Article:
As artificial intelligence (AI) development progresses, experts have begun considering how best to give an AI system an ethical or moral backbone. A popular idea is to teach AI to behave ethically by learning from decisions made by the average person.
To test this assumption, researchers from MIT created the Moral Machine. Visitors to the website were asked to make choices regarding what an autonomous vehicle should do when faced with rather gruesome scenarios. For example, if a driverless car was being forced toward pedestrians, should it run over three adults to spare two children? Save a pregnant woman at the expense of an elderly man?
The Moral Machine was able to collect a huge swath of this data from random people, so Ariel Procaccia from Carnegie Mellon University’s computer science department decided to put that data to work.
In a new study published online, he and Iyad Rahwan — one of the researchers behind the Moral Machine — taught an AI using the Moral Machine’s dataset. Then, they asked the system to predict how humans would want a self-driving car to react in similar but previously untested scenarios.
Effectively, Proccacia wanted to demonstrate how a voting-based system could provide a solution to the ethical AI question, and he believes his algorithm can effectively infer the collective ethical intuitions present in the Moral Machine’s data. “We are not saying that the system is ready for deployment,” he told The Outline. “But it is a proof of concept, showing that democracy can help address the grand challenge of ethical decision making in AI.”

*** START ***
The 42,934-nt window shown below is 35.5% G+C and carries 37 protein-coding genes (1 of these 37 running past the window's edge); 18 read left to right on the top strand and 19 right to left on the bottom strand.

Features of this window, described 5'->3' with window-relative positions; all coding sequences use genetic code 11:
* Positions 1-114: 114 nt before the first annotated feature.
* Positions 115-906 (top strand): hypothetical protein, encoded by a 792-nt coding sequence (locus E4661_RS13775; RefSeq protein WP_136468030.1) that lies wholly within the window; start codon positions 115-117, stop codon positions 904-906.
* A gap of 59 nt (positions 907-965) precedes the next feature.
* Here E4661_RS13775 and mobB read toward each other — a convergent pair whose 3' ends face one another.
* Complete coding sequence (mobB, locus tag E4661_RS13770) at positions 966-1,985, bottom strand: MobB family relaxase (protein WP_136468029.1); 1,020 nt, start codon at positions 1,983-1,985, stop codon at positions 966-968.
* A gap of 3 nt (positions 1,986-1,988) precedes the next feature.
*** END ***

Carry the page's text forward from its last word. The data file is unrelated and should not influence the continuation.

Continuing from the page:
This idea of having to choose between two morally problematic outcomes isn’t new. Ethicists even have a name for it: the double-effect. However, having to apply the concept to an artificially intelligent system is something humankind has never had to do before, and numerous experts have shared their opinions on how best to go about it.
OpenAI co-chairman Elon Musk believes that creating an ethical AI is a matter of coming up with clear guidelines or policies to govern development, and governments and institutions are slowly heeding Musk’s call. Germany, for example, crafted the world’s first ethical guidelines for self-driving cars. Meanwhile, Google parent company Alphabet’s AI DeepMind now has an ethics and society unit.
Other experts, including a team of researchers from Duke University, think that the best way to move forward is to create a “general framework” that describes how AI will make ethical decisions. These researchers believe that aggregating the collective moral views of a crowd on various issues — like the Moral Machine does with self-driving cars — to create this framework would result in a system that’s better than one built by an individual.
However, this type of crowdsourced morality isn’t foolproof. One sample group may have biases that wouldn’t be present in another, and different algorithms can be presented the same data but arrive at different conclusions.
For Cornell School of Law professor James Grimmelmann, who specializes in the dynamic between software, wealth, and power, the idea of crowdsourced morality itself is inherently flawed. “[It] doesn’t make the AI ethical,” he told The Outline. “It makes the AI ethical or unethical in the same way that large numbers of people are ethical or unethical.”
For Proccacia, these limitations are valid, and he acknowledges that their research is still only a proof of concept. However, he believes a democratic approach to building a moral AI could work. “Democracy has its flaws, but I am a big believer in it,” he said. “Even though people can make decisions we don’t agree with, overall democracy works.”